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There's a lot you can tell about someone by their eyes. Often it only takes one look into someone's eyes to tell you what kind of person they are; such is their transparency - there's a reason why they're called the window to the soul . That's useful to us as poker players, because if we can see into someone's soul, then surely we can use that information to find out what they have. While it's not as simple as that, people give away a lot with their eyes, even if they don't realise they're doing it. In this piece, we'll be looking at the most common poker tells that you can spot by looking at your opponent's eyes and how to counter them. Intense Eye Contact In the first part of our poker tells series , we covered that if a player is trying to look strong, it often means they're weak, and if they're trying to look weak, it often means they're strong. Making intense eye contact with your opponent after betting is one of the biggest signallers of strength you can come across . It's saying, "You can look at me all you want. I'm confident in my bet. I'm not scared of you.” But is that really how they feel? Well, that depends. To know whether this is a "show” of strength or actual strength, you need to consider your opponent's past behaviours . Do they often stare at their opponents after making a bet? When they do, have they shown down good hands or bluffs? All of this is key information, as you're trying to find a pattern in your opponent's play. Some people are more relaxed when they have a strong hand and are more likely to make eye contact, whereas others make intense eye contact to psych out their opponent. You can often tell which is which based on the other body language they give off. The more tense and fixated their eye contact, the more likely it is that it's forced, and the more likely it is that they're weak. How Do I Counter It? If you think that someone is deliberately making eye contact in an attempt to look strong, then you can assume that their range is likely weaker than average. You can counter this by calling a slightly wider range and being more aggressive against their bets. The more certain you are in your read, the wider you can make your calling range and the more aggressively you can play back at them. Quickly Looking Away After Eye Contact You may think that if intense eye contact is a deliberate attempt to look strong, then a failure to hold eye contact must be the opposite, right? Well, you're partly right, but it's not quite so simple. It's a lot harder to fake looking away right as someone sees you than it is to fake strength by holding eye contact. If you've ever tried to surreptitiously look at someone, only for them to notice you, you'll know the rush of adrenaline that you get as you snap your head back in the opposite direction. This means that it's more likely to be an actual display of weakness , as they want to look over and gauge what your decision will be, but they don't want to let you get a good look at them. If you spot someone doing this at the table after they've made a bet, it's a clear sign that they're uncomfortable with the hand , which likely means they have a weaker range. How Do I Counter It? As this isn't a feigned display of weakness, we can assume that anyone who has done this at the table likely has a weaker-than-average range. To counter it, we can widen our calling range and play more aggressively with our drawing hands, as we believe they're more likely to fold. Just be sure that they actually do look weak before widening your calling range too much. Remember, only make small adjustments until you have confirmed the reliability of the tell. Staring at the Board, Then Quickly Looking Away You have to be paying close attention to your opponent to spot this tell, but it's a good one if you can notice it. Most players tend to stare at the board as the next card is about to be dealt. It's understandable, as they want to get the information as soon as possible so they can start formulating their plans for the next betting street. However, when they do that, they may unwittingly give off a reaction to the card(s) that betrays their true feelings. One of the biggest reactions someone can give is to instantly look away from the board as soon as a card is dealt . Looking away from the hand is supposed to signal that they're not interested in what's going on, but in this case, it means the opposite. They've seen the card they need to make their hand, so they quickly look away to avoid fixating on it, but in doing so, they let us know that they've liked what they've seen. For casual players, an even stronger tell may be when your opponent acts so disinterested in the board after seeing the community cards that they look around the room, stretch back in their seats, start chatting to other players, or display any form of total nonchalance to the cards. Be very cautious of these fake displays of indifference . Knowing exactly how quickly someone needs to react to a card is an inexact science, which is why it's important to constantly watch your opponents during hands instead of scrolling through Twitter or Tik Tok. There's no exact number of milliseconds that count as looking away instantly, but if you play with someone long enough, you can tell when they look away quicker than usual. How Do I Counter It? Most players will look down at the flop when it's dealt. However, you won't get a read on your opponent from looking down at the cards . Be sure to watch your opponents closely when cards are dealt to pick up on whether they instantly look away, or keep their eyes on the community cards. This will help inform your decision. How you counter this tell is dependent entirely on the card that comes and the strength of your hand. If your opponent has improved to a better hand than yours, you'll want to play as cautiously as possible, but if they've improved to a hand that's worse than yours, you can play aggressively to try and get maximum value. Cards that complete straight draws and flush draws are obvious cards to look out for, as are high cards on low boards, as it may mean that your opponent has made top pair. The same goes for lower cards on mid-high boards, as they could have made a set with a small pair. Our advice is always to act cautiously until you're sure this is a solid read , so only make small adjustments either way, depending on the strength of your hand relative to your opponent's new perceived range. Pupil Dilation This one is close to impossible if your opponent is wearing sunglasses and will take a lot of practice even if they aren't, but it's one of the most reliable tells you'll come across. It's based on the fact that people's pupils dilate when they see something they like . It happens when you've been given a slice of your favourite chocolate cake, when you see a friend or a loved one, or when you make your flush on the river. It's one of the many reasons why I advocate not staring at the board when the cards are being dealt; you won't be able to control these reactions when you do, which gives your opponents the chance to spot a tell. However, luckily for us, lots of people decide that staring at the card that's about to come is a good idea, which gives us a chance to spot it instead. This tell is impossible to fake , so you won't have to worry about someone double bluffing you - if their pupils dilate, they're very happy with the card that's just come. How Do I Counter It? If you manage to spot this tell in the wild, it's almost certain that your opponent has a super strong hand. Unless you have the nuts or close to it, you should play very cautiously and pray for a cheap showdown. Chip Staring Another reaction amateur players often make when seeing a card they like is to stare directly at their chips to figure out how much they want to bet. It's a real sign of strength, as it shows that their first thought after seeing the next card is, "How much more money can I get into the pot?” When players bluff, they often take time to consider things like whether or not they have the right hand to bluff with, whether it's a good spot to bluff, and whether their opponent will fold. If they have a value hand, there's less to consider; as you know you want to bet, the question is only "How much?” This tell can be faked by experienced players, so it's best to only use it against amateurs who likely won't realise what they're doing. Again, be sure to watch your opponents when they first look at their cards. Less experienced players who know this tell are still more than likely to glance down at their chips before their brain has told them not to. This act of strength is a little harder to fake. How Do I Counter It? If you've spotted an amateur player with this tell, the best course of action is to proceed cautiously. Fold more often against their bets, and play more passively against their checks to try and get a cheap showdown. As this tell is well known and can easily be faked, you should be far less inclined to alter your strategy if you see a strong player perform this tell. Summary There's a reason why a lot of professionals tend to wear sunglasses at the table; it's because you pick up a lot of tells from your opponents if you know where to look. It's hard to fake eye reactions , which makes them one of the most reliable forms of tells you can find. Once you train yourself to look for these subtle tells and cross-reference them against your opponent's previous behaviour, you'll find yourself making a lot more correct decisions at the table. Join us in Part Three of this Poker Tells series, where we'll be looking at the nose and mouth. Make sure you join our by join our PokerDeals Facebook group or follow us on Instagram to be notified of the next article in the series. *Images courtesy of PokerGo
I know what you're thinking: "You can't see someone's brain; how can you pick up poker tells from that?” And you're right; you can't see someone's brain, but what you can do is understand the psychology of your opponents . Once you know why your opponent is acting in a certain way, it becomes much easier to exploit them. In part one of our series on poker tells , we're starting right at the top, the control centre of everything you do - the brain. We'll be looking at the most common psychological poker tells players give away at the table and how you can exploit them. Strong When Weak, Weak When Strong One of the most common psychological tells you'll come across in poker is a pretty straightforward one: When a player is acting strong, they're weak, and when they act weak, they're strong. It's basic reverse psychology, designed to trick you into making the wrong move. While it may be simple, it's surprisingly effective. Humans are social creatures, and one of our great strengths is the ability to pick up on nonverbal cues to interpret how someone is feeling . If you look at someone who doesn't look confident, your instinct is to take that at face value, so you assume they have a weak hand. If you don't question your instincts, you'll end up making the wrong decision. But how do you know when someone is being genuine or not? After all, I've just explained that your instinct will be to trust everyone at face value, so how do you identify the people who are being deceptive? While there may be some people at the table who look dodgy enough that your instinct isn't to trust them, that's not going to be the case for everyone. The best way to identify the people who are being deceitful is to watch them while they're playing and look at the results at showdown. How does their body language match the hands they're showing down? Do they align or not? Only through carefully studying your opponent can you truly identify the players with this psychological tell . Be Wary Of False Tells If you're up against other thinking players at the table, there's a chance that they'll give off false tells to try and "level” you into making the wrong decision. The "strong is weak, weak is strong” tell is one of the most common ones for people to fake - mainly because it's the easiest to do! This is why you need to pay close attention to the hands your opponents are showing down . It's easy to look at a player making a big show of aggression and think, "Wow, look at that; he's trying so hard to look strong; he must be weak!” whereas in reality, they're trying to trick you into calling. While there's no foolproof way of determining when someone is faking a tell or not, the best chance you have is to think about the kind of player they are . The better a player is, the more likely they will fake a tell. This is because good players will do their best to eliminate actual tells from their game but recognise that other players will look for them, so they deliberately mislead you with false tells. How Do I Counter It? Once you've found one of these players at the table, you need to act on it! There's no point in identifying tells if you're not going to adjust your game once you've found one . Luckily, this one is very easy to counter, but just in case you're new to this, I'll spell it out for you. If they're acting weak, it means they're strong, so when they act weak, only continue with your strongest hands. If they're acting strong, it means they're weak, so when they act strong, call down lighter or play back at them more aggressively. It's as simple as that! As long as you have a solid read that your opponent is giving off this tell, you'll be able to exploit it by doing the opposite of what they want you to do. Acting Fast Another common tell at the poker table is acting fast. Just to be clear, by acting fast, I don't mean that they take 10 seconds to make a decision; I'm talking snap decisions - often less than a second or two. Many players struggle to understand what it means when a player acts fast, so let's break it down. So what does it mean when a player is acting fast? Well, if they're able to make their decision almost instantly, it tells us that they don't have to think about it. If they can act in a split second, their decision must be so obvious that they don't have to consider it at all . Sometimes in poker, you have really obvious decisions. For example, if you have the nuts on the river with a pot-sized bet left behind, you know you're going to go all in - you don't have to think about it. Almost all of the time, these obvious decisions are when we have our strongest hands . Some players will make these decisions instantly; why bother waiting around, right? But most players will at least pause for a few seconds to make it look like they have a decision before making the obvious play. So, if someone is acting instantly, they either have an obvious decision, or they're trying to make it look like they have an obvious decision and, by extension, a very strong hand. Just like before, the best way to figure out which is more likely is by studying how your opponents play and viewing their hands at showdown. If your opponent always takes a few seconds before betting with strong hands, and suddenly they're snap-jamming over your bet, it's likely that they're trying to make themselves look strong. Another way you can figure out how strong they are is by looking at the board texture . Often, the dryer the board texture, the easier your decisions are, as there are fewer straight and flush draws to worry about. Conversely, if a board is sopping wet with straight and flush draws all over the place, you often have to take more time to figure out how you want to play it, even with your strong hands. Therefore, someone acting instantly on a wet board is more than likely making a show of strength , as if they had a value hand, they'd want to consider their options on such a draw-heavy board. How Do I Counter It? If you think you've identified an opponent with this tell, how do you adjust to it? Well, we've discussed that someone acting instantly in an unlikely situation means they're more likely to be bluffing. That means the best way to adjust to this tell is to call them down wider. Exactly how wide you call them down will depend on your level of confidence in the tell. If you only have a suspicion that your opponent has this tell, only widen your calling range by a couple of percentage points until you get a solid idea of how they're playing. One of the ways tells become unprofitable is by over-adjusting to them once you think you've found one - keep it conservative until you have a rock-solid read . Acting Slow On the other side of the coin, we have players who act excessively slowly when making a decision. We know there are some players who seem to take an age over every decision, but those aren't the ones we're focusing on here. We're talking about the players who play normally but suddenly decide to spend a long time on one decision. While you may think that it's just the opposite of acting fast, and therefore we just make the opposite adjustment, it's a little more nuanced than that. Again, let's start by looking at what it means if someone is taking a long time to make a decision. If they take a long time to act, the implication is that they have a very tough decision that needs to be thought through . More often than not, this means that a player either has a thin value hand or a bluff. However, as we mentioned earlier, a player may be deliberately taking a long time to give the illusion of a difficult decision where none exists. How do you determine the difference between a legitimate tank and a fake one? The key difference is the amount of time someone takes. If they're actually thinking through a decision, they'll take a lot longer to do so, as they're not even noticing how long they're taking. If you've ever tried to "fake tank” when you know exactly what you're going to do, thirty seconds feels like an hour. You can't wait to make the action you want, so it's hard to wait the same amount of time you do when making a legitimate decision. While there's no specific amount of time that has to occur for someone to be legitimately thinking, a good rule of thumb is the longer someone takes to decide, the more likely it is that their hand is weak. How Do I Counter It? As this tell is a little harder to identify, it's best not to go overboard when making your adjustments. If you think someone is likely to be weak based on the time it takes them to make their decision, you can adjust by calling wider or playing back at them more aggressively. However, I'd only recommend making slight adjustments until you're confident in your read. Attentiveness At The Table Being consistently attentive at the table is very hard to do when playing live poker. The pace of the game is slow, you have to fold most of your hands, and it's far too easy to get distracted by the goings on in the casino around you. This is something that affects every player at the table, and it's something you can exploit if you look closely enough. Preflop You'll notice a marked difference in the posture and attentiveness of players at the table when they pick up a good hand they want to play. They'll transform from slouching blobs at the table to perfectly postured players, and you'll see their eyes light up as they realise they finally have a good hand to play. You can often see them shuffling around in their seat, itching for it to be their turn to act. All of this adds up to a strong hand they can't wait to play. If you see someone acting like this at the table, know that it's very likely they have a great starting hand. Postflop Once the hand is in full flow, there are still ways you can use the attentiveness of a player to your advantage. One of the major things to look for is your opponent's reaction to the flop, turn, or river . Most players can't help but watch the flop as it comes out, eager to see whether or not they've made their hand. Instead of following along, you should watch your opponents as the flop is being dealt and look for the small reactions they make . Most recreational players can't help but crack a little smile when they've made their hand or shake their head slightly if they've missed the board completely. These tells are a lot harder to fake, as many players don't even know they're being watched when it happens. Better players are more experienced at hiding these tells, but many players will give something away if you watch closely enough. Another action to look out for during a hand is if a player looks completely disinterested in what's going on at the table. They're watching people play roulette or watching the TV - basically doing anything but looking at what's happening on the felt. While this may seem like someone a tell of weakness, it all depends on their posture. Someone who is slouching in their seat and isn't interested in what's going on likely has a weak hand. They're not in a position where they're ready to make an action other than fold when it comes around to them. However, if someone is sitting upright in their seat, they're showing that they are interested. Remember our preflop tell? Players will give away their general interest through their body language. If someone is trying to look disinterested in the hand but has positive body language, they likely have a strong hand. How Do I Counter It? As there are a couple of parts to this section, we'll break them down individually. Preflop - If your opponent suddenly takes a keen interest in the game after being distracted, they likely have a strong hand. Counter this by playing tighter and only playing with the strongest hands in your range. Postflop Positive - If your opponent reacts positively to the flop, turn, or river being dealt, the card has likely improved their hand. Counter this by playing tighter against their bets and by not falling into their trap if they check. Postflop Negative - If your opponent reacts negatively to the flop, turn, or river being dealt, the card has likely not helped their hand. Exploit this by being more aggressive with your bluffs and by trapping with your strong hands. Postflop Disinterest - If your opponent looks disinterested in the hand, they're likely trying to feign a weak hand. Counter this by playing tighter against their bets and by playing passively when they check. Summary Understanding the meaning behind certain actions at the table is vitally important to interpreting poker tells. While we've covered the tells most affected by psychology in this article, each tell in the series is going to be somewhat affected by the concepts we've covered today. Emotions play a key role in how we act at the table, and they're not always able to be controlled. Knowing that the actions of your opponents are affected by these emotions makes them easier to understand and, therefore, easier to exploit at the tables. Join us in Part Two of this Poker Tells series, where we'll be looking at the window of the soul - the eyes . Make sure you join our by join our PokerDeals Facebook group or follow us on Instagram to be notified of the next article in the series.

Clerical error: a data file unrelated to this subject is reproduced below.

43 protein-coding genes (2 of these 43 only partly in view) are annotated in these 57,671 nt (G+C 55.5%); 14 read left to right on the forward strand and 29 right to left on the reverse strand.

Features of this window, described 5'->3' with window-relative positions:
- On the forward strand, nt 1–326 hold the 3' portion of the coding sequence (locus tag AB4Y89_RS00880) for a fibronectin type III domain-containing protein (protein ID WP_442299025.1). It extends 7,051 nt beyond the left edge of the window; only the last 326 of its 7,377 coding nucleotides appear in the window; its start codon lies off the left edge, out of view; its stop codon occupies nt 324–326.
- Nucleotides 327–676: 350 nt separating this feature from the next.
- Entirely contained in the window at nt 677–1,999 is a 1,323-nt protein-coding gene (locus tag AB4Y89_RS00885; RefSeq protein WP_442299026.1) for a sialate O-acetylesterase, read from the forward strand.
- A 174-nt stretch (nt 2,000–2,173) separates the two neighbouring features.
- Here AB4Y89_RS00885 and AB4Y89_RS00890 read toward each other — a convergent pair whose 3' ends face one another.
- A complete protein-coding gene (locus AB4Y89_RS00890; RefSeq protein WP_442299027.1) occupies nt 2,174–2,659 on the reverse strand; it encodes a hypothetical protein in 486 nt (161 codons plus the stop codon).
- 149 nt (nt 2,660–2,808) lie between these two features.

Have you ever sat across from your opponent at the poker table and thought to yourself, "Man, this decision would be so much easier if I knew what they were thinking!” While it seems like an obvious comment to make, so much of the difficulty around playing poker is that you never truly know what your opponent is thinking ; you can make what you think is the right move, only to find out they were doing the opposite of what you thought! However, by learning how to spot and understand poker tells, you can get a small window into the minds of your opponents, making it easier to know what to do. If you've ever wanted to gain insight into how strong or weak your opponent is at the table , this is the series for you. Over the coming weeks, we'll look closely at all the tells your opponents could be giving off at the table, starting from their head and moving down to their feet. We'll talk about what to look for, how to understand it, and how you should adjust your game based on what you've seen. What Are Poker Tells? For the uninitiated, poker tells are subtle movements or actions players make that give away the strength of their hand . For example, a player's neck may start to pulse if they're bluffing, or their hands may start to shake if they have a big hand. These movements are involuntary, and many players don't even realise they're making them! Aside from the unintentional visual tells a player can make, there can also be various verbal tells that will give you the added information you might need to make the right call. If you've ever seen a poker movie, you'll have seen an example of a poker tell used by the hero to make an outstanding play, like Mike McDermott folding top two pair against Teddy KGB in Rounders. While tells like these are often made more obvious in TV and movies, the underlying concept is still the same. Are Poker Tells Real? Some players refuse to take into account poker tells when making their decisions, dismissing them as psychological mumbo-jumbo, but they are, in fact, a real thing! Humans are emotional beings , and many of us find it hard to control those emotions on a day-to-day basis, let alone when we're playing a card game for significant amounts of money. The key is learning to identify these tells in your opponent, figure out what they mean, and use them to your advantage. Players often assume that if a tell means one thing for one person, then the same thing automatically applies to everyone else - this is not the case! A tell, at its core, is a physical reaction to stress. This could be the stress of bluffing with a weak hand or the stress of wanting to get paid with a strong hand . Different people experience these emotions at different levels, with some being more affected by bluffing than value betting and vice versa. It's your job to use your poker experience to learn which one applies to your opponent and use it against them. What Will This Series Cover? In this series of articles, we'll take an in-depth look at every kind of poker tell imaginable , starting from the head and working our way down the body. We'll cover how to spot these tells while sitting at the table, how to interpret these tells based on other information you can gather at the table, and what you should do when you've picked up a solid tell on your opponents. By the end of the series, you'll have a comprehensive bible on poker tells that you can reference at your leisure. However, the best way to experience this content is to catch each one as it's released, as that means you can immediately start using the information to exploit your opponents. Stay tuned for our first article on poker tells, where we'll be covering the head, by joining our PokerDeals Facebook group or following us on Instagram .